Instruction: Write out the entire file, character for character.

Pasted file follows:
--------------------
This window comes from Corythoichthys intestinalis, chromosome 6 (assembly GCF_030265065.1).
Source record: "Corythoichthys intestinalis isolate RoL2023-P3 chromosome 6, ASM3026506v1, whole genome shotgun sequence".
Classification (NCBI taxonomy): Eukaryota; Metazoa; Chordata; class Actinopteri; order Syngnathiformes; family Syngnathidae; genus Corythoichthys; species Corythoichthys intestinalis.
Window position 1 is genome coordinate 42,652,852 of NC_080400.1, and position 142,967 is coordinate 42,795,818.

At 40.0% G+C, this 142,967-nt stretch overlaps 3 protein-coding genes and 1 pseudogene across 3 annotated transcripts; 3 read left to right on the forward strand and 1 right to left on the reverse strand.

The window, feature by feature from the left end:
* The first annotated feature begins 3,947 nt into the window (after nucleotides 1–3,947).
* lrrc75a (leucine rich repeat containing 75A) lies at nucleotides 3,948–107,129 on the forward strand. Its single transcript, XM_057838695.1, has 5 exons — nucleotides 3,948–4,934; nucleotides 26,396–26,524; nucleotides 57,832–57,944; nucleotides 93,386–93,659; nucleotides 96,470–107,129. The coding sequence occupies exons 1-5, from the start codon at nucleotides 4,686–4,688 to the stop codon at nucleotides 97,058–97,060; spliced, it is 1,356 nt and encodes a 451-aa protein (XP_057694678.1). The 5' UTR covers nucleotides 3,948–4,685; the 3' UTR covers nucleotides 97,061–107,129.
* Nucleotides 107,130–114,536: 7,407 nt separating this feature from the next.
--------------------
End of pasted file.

This window comes from Corythoichthys intestinalis, chromosome 6 (assembly GCF_030265065.1).
Source record: "Corythoichthys intestinalis isolate RoL2023-P3 chromosome 6, ASM3026506v1, whole genome shotgun sequence".
Classification (NCBI taxonomy): Eukaryota; Metazoa; Chordata; class Actinopteri; order Syngnathiformes; family Syngnathidae; genus Corythoichthys; species Corythoichthys intestinalis.
Window position 1 is genome coordinate 42,652,852 of NC_080400.1, and position 142,967 is coordinate 42,795,818.

At 40.0% G+C, this 142,967-nt stretch overlaps 3 protein-coding genes and 1 pseudogene across 3 annotated transcripts; 3 read left to right on the forward strand and 1 right to left on the reverse strand.

The window, feature by feature from the left end:
* The first annotated feature begins 3,947 nt into the window (after nucleotides 1–3,947).
* lrrc75a (leucine rich repeat containing 75A) lies at nucleotides 3,948–107,129 on the forward strand. Its single transcript, XM_057838695.1, has 5 exons — nucleotides 3,948–4,934; nucleotides 26,396–26,524; nucleotides 57,832–57,944; nucleotides 93,386–93,659; nucleotides 96,470–107,129. The coding sequence occupies exons 1-5, from the start codon at nucleotides 4,686–4,688 to the stop codon at nucleotides 97,058–97,060; spliced, it is 1,356 nt and encodes a 451-aa protein (XP_057694678.1). The 5' UTR covers nucleotides 3,948–4,685; the 3' UTR covers nucleotides 97,061–107,129.
* Nucleotides 107,130–114,536: 7,407 nt separating this feature from the next.